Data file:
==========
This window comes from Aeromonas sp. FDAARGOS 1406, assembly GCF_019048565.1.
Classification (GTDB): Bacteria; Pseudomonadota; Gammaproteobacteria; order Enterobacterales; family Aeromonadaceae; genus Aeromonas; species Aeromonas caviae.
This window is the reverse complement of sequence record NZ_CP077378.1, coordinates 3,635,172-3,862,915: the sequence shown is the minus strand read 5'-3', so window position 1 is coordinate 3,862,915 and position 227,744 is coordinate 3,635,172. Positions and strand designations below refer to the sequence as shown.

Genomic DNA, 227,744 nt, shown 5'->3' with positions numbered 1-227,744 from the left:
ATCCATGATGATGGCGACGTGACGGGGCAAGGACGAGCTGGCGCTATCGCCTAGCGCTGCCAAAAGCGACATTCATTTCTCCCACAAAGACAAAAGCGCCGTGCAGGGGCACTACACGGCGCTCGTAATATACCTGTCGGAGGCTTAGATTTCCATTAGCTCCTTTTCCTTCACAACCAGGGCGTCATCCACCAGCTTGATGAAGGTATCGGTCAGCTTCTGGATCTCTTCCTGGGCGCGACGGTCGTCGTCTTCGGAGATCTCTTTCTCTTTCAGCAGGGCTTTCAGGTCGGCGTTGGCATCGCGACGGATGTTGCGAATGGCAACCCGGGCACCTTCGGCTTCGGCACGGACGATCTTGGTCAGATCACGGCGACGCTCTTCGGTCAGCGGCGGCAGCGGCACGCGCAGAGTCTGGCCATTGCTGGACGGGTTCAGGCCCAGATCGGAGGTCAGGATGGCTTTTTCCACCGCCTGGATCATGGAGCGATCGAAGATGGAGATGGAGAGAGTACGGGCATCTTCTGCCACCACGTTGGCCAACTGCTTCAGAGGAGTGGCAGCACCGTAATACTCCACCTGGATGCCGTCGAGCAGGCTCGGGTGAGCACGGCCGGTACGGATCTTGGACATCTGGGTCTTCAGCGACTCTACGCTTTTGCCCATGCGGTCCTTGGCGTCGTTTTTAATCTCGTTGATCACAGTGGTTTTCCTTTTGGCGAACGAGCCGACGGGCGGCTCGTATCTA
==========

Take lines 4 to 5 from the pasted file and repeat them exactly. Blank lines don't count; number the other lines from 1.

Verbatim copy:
Genomic DNA, 227,744 nt, shown 5'->3' with positions numbered 1-227,744 from the left:
ATCCATGATGATGGCGACGTGACGGGGCAAGGACGAGCTGGCGCTATCGCCTAGCGCTGCCAAAAGCGACATTCATTTCTCCCACAAAGACAAAAGCGCCGTGCAGGGGCACTACACGGCGCTCGTAATATACCTGTCGGAGGCTTAGATTTCCATTAGCTCCTTTTCCTTCACAACCAGGGCGTCATCCACCAGCTTGATGAAGGTATCGGTCAGCTTCTGGATCTCTTCCTGGGCGCGACGGTCGTCGTCTTCGGAGATCTCTTTCTCTTTCAGCAGGGCTTTCAGGTCGGCGTTGGCATCGCGACGGATGTTGCGAATGGCAACCCGGGCACCTTCGGCTTCGGCACGGACGATCTTGGTCAGATCACGGCGACGCTCTTCGGTCAGCGGCGGCAGCGGCACGCGCAGAGTCTGGCCATTGCTGGACGGGTTCAGGCCCAGATCGGAGGTCAGGATGGCTTTTTCCACCGCCTGGATCATGGAGCGATCGAAGATGGAGATGGAGAGAGTACGGGCATCTTCTGCCACCACGTTGGCCAACTGCTTCAGAGGAGTGGCAGCACCGTAATACTCCACCTGGATGCCGTCGAGCAGGCTCGGGTGAGCACGGCCGGTACGGATCTTGGACATCTGGGTCTTCAGCGACTCTACGCTTTTGCCCATGCGGTCCTTGGCGTCGTTTTTAATCTCGTTGATCACAGTGGTTTTCCTTTTGGCGAACGAGCCGACGGGCGGCTCGTATCTA